A joint US-Russian economic foundation created by President Vladimir Putin and then President George Bush in 2006 has been banned in yet another blow to relations between the Kremlin and Washington.
While Hollywood's lure still holds strong in Russia, as seen by the warm welcome Pamela Anderson simultaneously received in the Kremlin, cooperation at the broader cultural and institutional level is taking a battering.
The board of directors of the US Russia Foundation (USRF) expressed in a statement on December 6 "its profound sorrow and alarm that some Russian authorities are escalating a misguided campaign to isolate Russian society and institutions from normal interactions with their counterparts abroad".
The body was set up following a meeting of the American and Russian presidents nine years ago in St Petersburg, at which they agreed on its mission of promoting long-term economic development in Russia and strengthening ties between the US and Russia.
Russia’s Prosecutor General’s office stated on December 4 that the activities of USRF "pose a threat to the foundations of the constitutional system of the Russian Federation and the state's security".
"Nothing could be further from the truth, as any serious examination of USRF activities will make clear," the USRF said in a statement on its website. "The board of the USRF expresses its best wishes to our many friends and partner organizations in Russia for their continued efforts to build a normal society inside their country."
USRF chief Mark Pomar was denied entry into Russia early this year and then was banned on December 4 until 2025. The foundation, which said it never received any explanation for Pomar's expulsion, said its programmes have promoted the growth of entrepreneurship and partnership between US and Russian universities.
Russia has ratcheted up pressure on civil society groups since Putin returned to the post of president in 2012, adopting a law allowing authorities to brand groups engaging in broadly-defined "political activity" and that receive funding from abroad as "foreign agents".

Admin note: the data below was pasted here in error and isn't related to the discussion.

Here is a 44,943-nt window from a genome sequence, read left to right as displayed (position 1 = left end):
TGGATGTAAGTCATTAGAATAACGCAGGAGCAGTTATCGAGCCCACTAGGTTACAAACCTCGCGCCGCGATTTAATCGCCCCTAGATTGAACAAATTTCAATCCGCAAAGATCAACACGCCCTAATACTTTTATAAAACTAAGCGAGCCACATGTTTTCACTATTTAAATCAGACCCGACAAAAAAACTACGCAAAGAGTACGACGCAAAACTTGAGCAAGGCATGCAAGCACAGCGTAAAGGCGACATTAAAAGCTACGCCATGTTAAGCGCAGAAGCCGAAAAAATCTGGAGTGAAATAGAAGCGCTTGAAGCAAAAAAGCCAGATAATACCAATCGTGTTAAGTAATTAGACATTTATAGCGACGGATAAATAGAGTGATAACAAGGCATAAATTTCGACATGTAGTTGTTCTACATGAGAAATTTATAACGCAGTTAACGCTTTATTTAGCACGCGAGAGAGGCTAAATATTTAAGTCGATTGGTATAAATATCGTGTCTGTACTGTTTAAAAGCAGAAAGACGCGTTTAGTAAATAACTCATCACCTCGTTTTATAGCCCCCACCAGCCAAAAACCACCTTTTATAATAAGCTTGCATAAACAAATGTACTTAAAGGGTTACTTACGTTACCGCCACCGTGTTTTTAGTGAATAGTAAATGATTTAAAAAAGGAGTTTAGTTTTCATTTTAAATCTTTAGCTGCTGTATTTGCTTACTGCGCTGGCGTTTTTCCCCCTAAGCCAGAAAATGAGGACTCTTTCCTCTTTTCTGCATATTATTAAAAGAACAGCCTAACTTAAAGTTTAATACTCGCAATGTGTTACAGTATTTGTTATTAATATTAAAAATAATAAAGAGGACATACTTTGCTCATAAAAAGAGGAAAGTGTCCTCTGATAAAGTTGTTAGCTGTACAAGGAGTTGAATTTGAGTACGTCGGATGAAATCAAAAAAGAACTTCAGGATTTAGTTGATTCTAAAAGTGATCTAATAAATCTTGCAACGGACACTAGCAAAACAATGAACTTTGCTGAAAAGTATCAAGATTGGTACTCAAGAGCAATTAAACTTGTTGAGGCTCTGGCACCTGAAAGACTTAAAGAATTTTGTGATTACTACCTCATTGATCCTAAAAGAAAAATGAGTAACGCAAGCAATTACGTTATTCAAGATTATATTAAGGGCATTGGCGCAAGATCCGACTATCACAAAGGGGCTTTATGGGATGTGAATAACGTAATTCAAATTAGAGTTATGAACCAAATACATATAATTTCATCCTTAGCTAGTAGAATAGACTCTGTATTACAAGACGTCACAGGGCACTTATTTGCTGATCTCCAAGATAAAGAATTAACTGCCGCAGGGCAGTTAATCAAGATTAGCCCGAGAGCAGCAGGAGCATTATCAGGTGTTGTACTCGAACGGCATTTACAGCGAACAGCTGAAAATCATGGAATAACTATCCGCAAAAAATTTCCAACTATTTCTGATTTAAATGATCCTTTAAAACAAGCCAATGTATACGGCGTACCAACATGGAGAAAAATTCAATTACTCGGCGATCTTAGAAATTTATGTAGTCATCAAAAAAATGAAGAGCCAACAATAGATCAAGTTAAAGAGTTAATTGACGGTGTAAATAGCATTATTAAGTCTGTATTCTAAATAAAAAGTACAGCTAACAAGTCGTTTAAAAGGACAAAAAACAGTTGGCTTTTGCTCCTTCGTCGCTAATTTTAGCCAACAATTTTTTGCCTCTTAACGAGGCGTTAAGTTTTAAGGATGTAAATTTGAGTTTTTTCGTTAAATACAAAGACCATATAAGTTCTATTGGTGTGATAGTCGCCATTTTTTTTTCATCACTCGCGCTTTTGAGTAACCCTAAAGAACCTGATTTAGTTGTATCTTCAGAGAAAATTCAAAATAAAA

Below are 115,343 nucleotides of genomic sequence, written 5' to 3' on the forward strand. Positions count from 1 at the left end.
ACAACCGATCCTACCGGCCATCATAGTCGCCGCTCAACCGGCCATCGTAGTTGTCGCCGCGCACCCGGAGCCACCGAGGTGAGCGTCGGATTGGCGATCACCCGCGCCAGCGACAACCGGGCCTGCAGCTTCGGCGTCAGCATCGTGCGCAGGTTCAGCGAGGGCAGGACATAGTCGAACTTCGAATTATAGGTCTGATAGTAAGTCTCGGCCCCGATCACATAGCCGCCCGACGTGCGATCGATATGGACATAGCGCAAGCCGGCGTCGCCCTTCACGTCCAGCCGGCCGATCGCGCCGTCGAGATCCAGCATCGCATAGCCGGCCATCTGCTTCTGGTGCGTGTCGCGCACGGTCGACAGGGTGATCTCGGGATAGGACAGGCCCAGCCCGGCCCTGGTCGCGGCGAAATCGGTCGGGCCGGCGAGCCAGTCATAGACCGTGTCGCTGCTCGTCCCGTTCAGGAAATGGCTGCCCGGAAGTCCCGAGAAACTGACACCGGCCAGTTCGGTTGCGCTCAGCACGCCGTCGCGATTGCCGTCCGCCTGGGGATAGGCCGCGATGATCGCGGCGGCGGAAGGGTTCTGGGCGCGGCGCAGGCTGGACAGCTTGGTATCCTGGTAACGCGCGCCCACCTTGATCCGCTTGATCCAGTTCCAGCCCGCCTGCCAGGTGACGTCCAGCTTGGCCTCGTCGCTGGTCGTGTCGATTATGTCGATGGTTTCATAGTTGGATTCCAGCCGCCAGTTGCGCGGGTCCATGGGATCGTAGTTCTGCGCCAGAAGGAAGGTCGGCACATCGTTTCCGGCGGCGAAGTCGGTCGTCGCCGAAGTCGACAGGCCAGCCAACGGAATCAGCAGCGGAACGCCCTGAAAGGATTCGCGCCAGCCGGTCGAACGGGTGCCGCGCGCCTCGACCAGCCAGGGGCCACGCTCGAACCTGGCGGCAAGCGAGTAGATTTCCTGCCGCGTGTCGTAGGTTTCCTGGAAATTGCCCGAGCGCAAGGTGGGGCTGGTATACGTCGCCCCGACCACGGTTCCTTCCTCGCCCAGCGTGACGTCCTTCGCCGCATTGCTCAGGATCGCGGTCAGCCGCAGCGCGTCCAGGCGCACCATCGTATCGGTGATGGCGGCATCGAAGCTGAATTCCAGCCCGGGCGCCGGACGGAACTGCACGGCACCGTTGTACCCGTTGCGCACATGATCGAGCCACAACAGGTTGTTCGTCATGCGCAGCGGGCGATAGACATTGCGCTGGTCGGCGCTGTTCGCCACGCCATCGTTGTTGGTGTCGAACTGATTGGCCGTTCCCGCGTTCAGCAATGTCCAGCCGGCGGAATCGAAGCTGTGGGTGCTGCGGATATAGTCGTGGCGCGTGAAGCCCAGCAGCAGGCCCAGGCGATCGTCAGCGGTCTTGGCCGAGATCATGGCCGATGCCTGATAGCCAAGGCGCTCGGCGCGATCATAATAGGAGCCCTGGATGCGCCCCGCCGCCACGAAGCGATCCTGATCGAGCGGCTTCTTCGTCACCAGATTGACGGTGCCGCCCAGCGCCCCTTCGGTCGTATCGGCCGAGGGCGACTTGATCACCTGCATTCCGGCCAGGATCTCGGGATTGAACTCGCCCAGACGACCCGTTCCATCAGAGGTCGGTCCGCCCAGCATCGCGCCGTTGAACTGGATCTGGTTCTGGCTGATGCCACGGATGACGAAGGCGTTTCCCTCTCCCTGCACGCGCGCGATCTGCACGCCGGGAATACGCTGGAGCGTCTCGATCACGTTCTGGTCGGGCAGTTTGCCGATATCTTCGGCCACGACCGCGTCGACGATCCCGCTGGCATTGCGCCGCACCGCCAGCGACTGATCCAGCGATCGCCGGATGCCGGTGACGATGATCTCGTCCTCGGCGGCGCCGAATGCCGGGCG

The US-based National Endowment for Democracy was the first organisation to get axed under that Russian law, when Moscow proclaimed the group "undesirable" this summer.
The move against the USRF also comes a year after Russia shut down the largest student-exchange program with the US - the Future Leaders Exchange Program, or FLEX.
More than 100 groups, ranging from some of Russia's leading rights groups to small regional organisations, have been branded foreign agents in a move reminiscent of the Soviet crackdown on dissidents.
"We see this move by the Russian government as another deliberate step to further isolate the Russian people from the world," John Tefft, US ambassador, said of the move to close the USRF.
The closures also coincided with other more immediately visible signs of tensions in the US-Russian relationship. The US Embassy in Moscow began on September 30 to raise and fortify its perimeter wall just as Russian warplanes started banning Syria and after Putin and US President Barack Obama had failed to see eye-to-eye at the United Nations.
Earlier that month, the Russian government shut down the US Embassy's American Center in Moscow after 22 years in operation. It has since been rehoused inside the embassy's walls.
Meanwhile, the appeal of Americana and Hollywood remains strong, apparently in the Kremlin too. Former Baywatch star and current international animal rights ambassador Pamela Anderson appeared in the centre of Russian power on December 6 to an effusive welcome from Sergey Ivanov, Putin's usually dour chief of staff.
In photos of their meeting, the clearly charmed Ivanov, a former KGB man, is seen smirking like a schoolboy at the actress who told him all about measures to conserve Amur tigers and Far Eastern snow leopards.